Blog 7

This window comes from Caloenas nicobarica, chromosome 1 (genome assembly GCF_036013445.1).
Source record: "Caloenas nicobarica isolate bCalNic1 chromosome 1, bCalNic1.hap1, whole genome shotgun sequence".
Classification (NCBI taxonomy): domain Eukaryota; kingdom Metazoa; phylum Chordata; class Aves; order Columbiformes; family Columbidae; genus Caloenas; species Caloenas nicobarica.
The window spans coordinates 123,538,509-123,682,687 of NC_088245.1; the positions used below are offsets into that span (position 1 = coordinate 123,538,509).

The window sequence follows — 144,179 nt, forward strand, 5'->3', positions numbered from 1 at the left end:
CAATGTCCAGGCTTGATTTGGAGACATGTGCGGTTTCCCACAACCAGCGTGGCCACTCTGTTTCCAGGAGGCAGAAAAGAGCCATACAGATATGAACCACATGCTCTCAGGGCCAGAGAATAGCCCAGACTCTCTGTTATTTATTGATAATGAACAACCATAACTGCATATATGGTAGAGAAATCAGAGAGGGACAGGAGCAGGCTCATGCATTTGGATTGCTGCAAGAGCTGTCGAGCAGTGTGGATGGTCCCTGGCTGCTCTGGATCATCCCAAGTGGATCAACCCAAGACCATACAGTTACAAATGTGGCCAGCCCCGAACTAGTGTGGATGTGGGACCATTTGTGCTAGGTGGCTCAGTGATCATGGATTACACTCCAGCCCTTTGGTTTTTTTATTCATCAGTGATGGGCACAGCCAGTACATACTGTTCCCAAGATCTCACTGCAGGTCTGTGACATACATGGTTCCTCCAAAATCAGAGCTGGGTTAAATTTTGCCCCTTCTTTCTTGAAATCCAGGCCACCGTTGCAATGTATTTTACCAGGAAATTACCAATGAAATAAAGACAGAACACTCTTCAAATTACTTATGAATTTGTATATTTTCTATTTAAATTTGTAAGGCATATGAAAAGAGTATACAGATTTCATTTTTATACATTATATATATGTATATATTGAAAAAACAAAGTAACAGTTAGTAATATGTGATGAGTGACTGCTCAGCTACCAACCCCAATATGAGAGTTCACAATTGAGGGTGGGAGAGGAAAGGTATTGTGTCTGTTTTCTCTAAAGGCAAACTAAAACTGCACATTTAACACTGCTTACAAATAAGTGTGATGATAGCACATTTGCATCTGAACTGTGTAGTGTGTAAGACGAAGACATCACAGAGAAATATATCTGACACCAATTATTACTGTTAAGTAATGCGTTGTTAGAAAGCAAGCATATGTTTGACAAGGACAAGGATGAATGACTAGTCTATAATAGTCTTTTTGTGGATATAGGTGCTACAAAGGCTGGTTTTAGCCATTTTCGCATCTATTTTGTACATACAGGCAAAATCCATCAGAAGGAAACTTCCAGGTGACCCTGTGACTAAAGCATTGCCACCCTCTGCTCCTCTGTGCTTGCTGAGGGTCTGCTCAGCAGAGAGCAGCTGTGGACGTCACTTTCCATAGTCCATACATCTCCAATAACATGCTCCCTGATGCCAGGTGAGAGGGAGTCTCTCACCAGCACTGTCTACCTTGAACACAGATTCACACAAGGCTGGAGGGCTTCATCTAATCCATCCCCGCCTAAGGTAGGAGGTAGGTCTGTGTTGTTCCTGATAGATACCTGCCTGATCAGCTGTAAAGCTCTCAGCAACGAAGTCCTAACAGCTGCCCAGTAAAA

Another week of school has flown by and with the extended essay first draft due date on the 19th of September it has been the only thing I have been thinking about for the last few days. My chosen topic revolves around electronic waste, e-waste for short, and how it has impacted developing countries. If you ever thought about where your old phone went when you threw it away to buy a new one, then you might be surprised that there is a chance it could end up in a landfill in China or India. Properly recycling phones, televisions, and other types of hardware isn’t an easy thing to do and can be costly for some businesses, so exporting e-waste to developing nations is the easy way out. Of course, exportation of e-waste is illegal, but there are still instances of people smuggling it in. The major problems lie with how the e-waste is managed in these developing nations. Without proper facilities, many residents are risking their lives to salvage the small bits of gold and silver found in circuit boards and RAM. They openly burn the hardware to expose the precious metals but in turn also release toxic chemicals found in the hardware into the air. Thankfully, officials in China have begun to take some action to prevent the matter from worsening, but much of the damage done to the environment is irreversible. Back at North America, big companies like Apple have also decided to implement recycling programs allowing people to return their old Apple products for safe dismantling. Hopefully, the government will enforce more stringent e-waste policies as well.